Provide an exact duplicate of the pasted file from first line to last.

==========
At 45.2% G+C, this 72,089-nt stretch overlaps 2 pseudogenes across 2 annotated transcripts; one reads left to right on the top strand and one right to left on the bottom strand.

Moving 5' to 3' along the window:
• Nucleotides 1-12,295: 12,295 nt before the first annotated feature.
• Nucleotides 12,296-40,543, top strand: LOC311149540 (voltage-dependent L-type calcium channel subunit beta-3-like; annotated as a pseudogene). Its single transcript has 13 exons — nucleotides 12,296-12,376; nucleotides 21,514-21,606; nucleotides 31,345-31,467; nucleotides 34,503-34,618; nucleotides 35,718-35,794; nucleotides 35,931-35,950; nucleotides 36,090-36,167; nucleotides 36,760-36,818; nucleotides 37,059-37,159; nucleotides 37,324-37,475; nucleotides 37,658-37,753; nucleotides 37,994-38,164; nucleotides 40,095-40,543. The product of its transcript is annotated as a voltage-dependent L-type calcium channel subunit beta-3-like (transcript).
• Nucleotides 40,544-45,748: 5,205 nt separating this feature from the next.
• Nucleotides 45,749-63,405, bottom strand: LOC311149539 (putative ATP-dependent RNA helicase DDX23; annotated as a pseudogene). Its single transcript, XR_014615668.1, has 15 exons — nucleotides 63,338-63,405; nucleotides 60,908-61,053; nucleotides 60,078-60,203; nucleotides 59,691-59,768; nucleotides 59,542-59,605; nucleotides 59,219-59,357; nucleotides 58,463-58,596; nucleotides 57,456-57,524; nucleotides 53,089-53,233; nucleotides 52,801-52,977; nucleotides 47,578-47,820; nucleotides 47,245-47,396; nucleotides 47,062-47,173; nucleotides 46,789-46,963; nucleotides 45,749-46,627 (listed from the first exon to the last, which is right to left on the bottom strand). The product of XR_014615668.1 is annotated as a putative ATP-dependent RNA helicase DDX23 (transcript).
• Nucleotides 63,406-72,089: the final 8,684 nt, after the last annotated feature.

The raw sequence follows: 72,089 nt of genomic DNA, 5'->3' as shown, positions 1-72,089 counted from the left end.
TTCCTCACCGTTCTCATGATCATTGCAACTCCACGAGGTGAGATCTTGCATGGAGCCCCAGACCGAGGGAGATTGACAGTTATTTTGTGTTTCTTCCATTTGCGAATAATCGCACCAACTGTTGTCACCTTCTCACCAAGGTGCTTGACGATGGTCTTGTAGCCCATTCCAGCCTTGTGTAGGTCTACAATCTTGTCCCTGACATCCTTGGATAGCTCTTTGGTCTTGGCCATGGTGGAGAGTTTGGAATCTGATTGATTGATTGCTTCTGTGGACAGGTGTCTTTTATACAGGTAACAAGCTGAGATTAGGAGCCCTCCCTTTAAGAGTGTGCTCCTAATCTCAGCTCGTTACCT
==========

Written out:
At 45.2% G+C, this 72,089-nt stretch overlaps 2 pseudogenes across 2 annotated transcripts; one reads left to right on the top strand and one right to left on the bottom strand.

Moving 5' to 3' along the window:
• Nucleotides 1-12,295: 12,295 nt before the first annotated feature.
• Nucleotides 12,296-40,543, top strand: LOC311149540 (voltage-dependent L-type calcium channel subunit beta-3-like; annotated as a pseudogene). Its single transcript has 13 exons — nucleotides 12,296-12,376; nucleotides 21,514-21,606; nucleotides 31,345-31,467; nucleotides 34,503-34,618; nucleotides 35,718-35,794; nucleotides 35,931-35,950; nucleotides 36,090-36,167; nucleotides 36,760-36,818; nucleotides 37,059-37,159; nucleotides 37,324-37,475; nucleotides 37,658-37,753; nucleotides 37,994-38,164; nucleotides 40,095-40,543. The product of its transcript is annotated as a voltage-dependent L-type calcium channel subunit beta-3-like (transcript).
• Nucleotides 40,544-45,748: 5,205 nt separating this feature from the next.
• Nucleotides 45,749-63,405, bottom strand: LOC311149539 (putative ATP-dependent RNA helicase DDX23; annotated as a pseudogene). Its single transcript, XR_014615668.1, has 15 exons — nucleotides 63,338-63,405; nucleotides 60,908-61,053; nucleotides 60,078-60,203; nucleotides 59,691-59,768; nucleotides 59,542-59,605; nucleotides 59,219-59,357; nucleotides 58,463-58,596; nucleotides 57,456-57,524; nucleotides 53,089-53,233; nucleotides 52,801-52,977; nucleotides 47,578-47,820; nucleotides 47,245-47,396; nucleotides 47,062-47,173; nucleotides 46,789-46,963; nucleotides 45,749-46,627 (listed from the first exon to the last, which is right to left on the bottom strand). The product of XR_014615668.1 is annotated as a putative ATP-dependent RNA helicase DDX23 (transcript).
• Nucleotides 63,406-72,089: the final 8,684 nt, after the last annotated feature.

The raw sequence follows: 72,089 nt of genomic DNA, 5'->3' as shown, positions 1-72,089 counted from the left end.
TTCCTCACCGTTCTCATGATCATTGCAACTCCACGAGGTGAGATCTTGCATGGAGCCCCAGACCGAGGGAGATTGACAGTTATTTTGTGTTTCTTCCATTTGCGAATAATCGCACCAACTGTTGTCACCTTCTCACCAAGGTGCTTGACGATGGTCTTGTAGCCCATTCCAGCCTTGTGTAGGTCTACAATCTTGTCCCTGACATCCTTGGATAGCTCTTTGGTCTTGGCCATGGTGGAGAGTTTGGAATCTGATTGATTGATTGCTTCTGTGGACAGGTGTCTTTTATACAGGTAACAAGCTGAGATTAGGAGCCCTCCCTTTAAGAGTGTGCTCCTAATCTCAGCTCGTTACCT